Chapter 1 - The Future

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The Future


UNLIMITED Learning - the new learning revolution and the seven keys to unlock it.

we want to hold on to our roots and our culture. Even as Europe comes together economically, I think the Germans will become more German and the French more French."
  The downside of this is obvious: the "ethnic cleansing" and horror of the civil war in the former Balkan country of Yugoslavia; the Middle East wars, often with religious overtones; rebellion in parts of the former Soviet Union; the racial bigotry in many countries.
  But the positive challenges for education are equally obvious. The more technology thrives, the more the striving to capture our cultural heritage, in music, dance, language, art and history. Where individual communities are inspiring new directions in education, particularly among so-called minority groups, we're seeing a flowering of cultural initiatives - and a tremendous rise in self-esteem.

12. The growing underclass

   You don't have to move too far from the centre of the city in places like New York, Chicago, Philadelphia and Los Angeles to see the grim signs of a soaring underclass - predominantly associated with colour and educational failure, and overwhelmingly among unemployed youth.
  Statistic after statistic shows that members of this underclass are often trapped in a self-perpetuating cycle. Back in 1970 Alvin Toffler predicted in Future Shock the era of the fractured family: more divorces, changing lifestyles, the breakdown of the nuclear family. Most of his predictions have come true. And where the fractured family has coincided with unemployment, the ingredients have formed the recipe for social disaster.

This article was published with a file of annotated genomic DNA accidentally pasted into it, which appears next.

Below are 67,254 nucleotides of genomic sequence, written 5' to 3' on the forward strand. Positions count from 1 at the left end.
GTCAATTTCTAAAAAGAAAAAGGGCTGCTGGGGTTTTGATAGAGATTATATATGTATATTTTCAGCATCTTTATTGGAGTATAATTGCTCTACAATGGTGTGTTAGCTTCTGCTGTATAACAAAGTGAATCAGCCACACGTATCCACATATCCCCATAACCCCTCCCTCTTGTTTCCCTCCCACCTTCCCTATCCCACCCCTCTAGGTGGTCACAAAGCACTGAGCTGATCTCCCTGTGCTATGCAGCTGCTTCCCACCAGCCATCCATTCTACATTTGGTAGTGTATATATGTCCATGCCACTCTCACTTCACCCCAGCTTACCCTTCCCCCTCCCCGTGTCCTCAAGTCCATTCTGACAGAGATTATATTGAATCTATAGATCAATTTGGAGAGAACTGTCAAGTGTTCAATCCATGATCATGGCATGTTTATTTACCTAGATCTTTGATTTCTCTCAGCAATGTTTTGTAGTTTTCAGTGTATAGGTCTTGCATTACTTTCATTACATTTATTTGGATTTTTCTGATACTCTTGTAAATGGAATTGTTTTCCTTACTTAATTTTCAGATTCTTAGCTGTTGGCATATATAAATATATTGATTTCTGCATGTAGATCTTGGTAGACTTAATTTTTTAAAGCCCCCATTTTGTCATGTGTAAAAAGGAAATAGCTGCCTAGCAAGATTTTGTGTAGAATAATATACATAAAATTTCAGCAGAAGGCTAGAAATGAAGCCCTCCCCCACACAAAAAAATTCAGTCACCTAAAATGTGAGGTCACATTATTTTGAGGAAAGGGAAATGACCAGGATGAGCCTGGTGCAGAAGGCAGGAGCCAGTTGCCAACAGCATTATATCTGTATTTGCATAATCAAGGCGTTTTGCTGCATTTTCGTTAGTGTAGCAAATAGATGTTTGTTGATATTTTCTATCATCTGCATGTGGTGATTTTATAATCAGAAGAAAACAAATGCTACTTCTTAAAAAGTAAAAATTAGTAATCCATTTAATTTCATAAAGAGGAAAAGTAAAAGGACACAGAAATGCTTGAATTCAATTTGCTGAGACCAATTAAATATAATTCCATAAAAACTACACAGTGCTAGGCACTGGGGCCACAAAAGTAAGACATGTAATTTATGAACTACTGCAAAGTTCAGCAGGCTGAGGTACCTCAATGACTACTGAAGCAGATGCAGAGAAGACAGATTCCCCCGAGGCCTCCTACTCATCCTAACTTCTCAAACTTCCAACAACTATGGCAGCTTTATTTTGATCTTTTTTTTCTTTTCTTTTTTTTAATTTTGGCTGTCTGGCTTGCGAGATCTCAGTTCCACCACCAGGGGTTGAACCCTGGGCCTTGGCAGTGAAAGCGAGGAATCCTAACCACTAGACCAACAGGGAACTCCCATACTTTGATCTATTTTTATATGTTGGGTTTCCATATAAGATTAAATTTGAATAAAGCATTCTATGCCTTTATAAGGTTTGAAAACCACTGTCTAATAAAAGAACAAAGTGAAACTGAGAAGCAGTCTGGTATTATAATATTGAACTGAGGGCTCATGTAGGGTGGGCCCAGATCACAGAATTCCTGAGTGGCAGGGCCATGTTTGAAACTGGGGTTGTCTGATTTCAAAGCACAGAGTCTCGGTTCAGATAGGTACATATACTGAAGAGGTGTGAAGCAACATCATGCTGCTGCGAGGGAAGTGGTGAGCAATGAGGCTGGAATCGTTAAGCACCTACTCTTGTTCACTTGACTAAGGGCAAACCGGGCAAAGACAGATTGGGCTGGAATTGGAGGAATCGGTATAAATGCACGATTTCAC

Education is a vital key to unlock an alternative future. In America's ten largest cities, the number of jobs requiring less than a high-school education has dropped by half since 1970. Two thirds of new jobs created in America since 1989 have been professional and managerial.
38 In Germany, by 2010 only 10 percent of jobs will be appropriate for unskilled workers, compared with 35 percent in 1976.39
  But this is not only an unemployment problem. Unemployed young men tend to commit more violent crimes and not take on the responsibility of parenthood.  "Adolescent boys are the most volatile and violent of all. Those under 24 are responsible for half of America's violent crime; those under 18 commit a quarter. The figures for most western countries are comparable."


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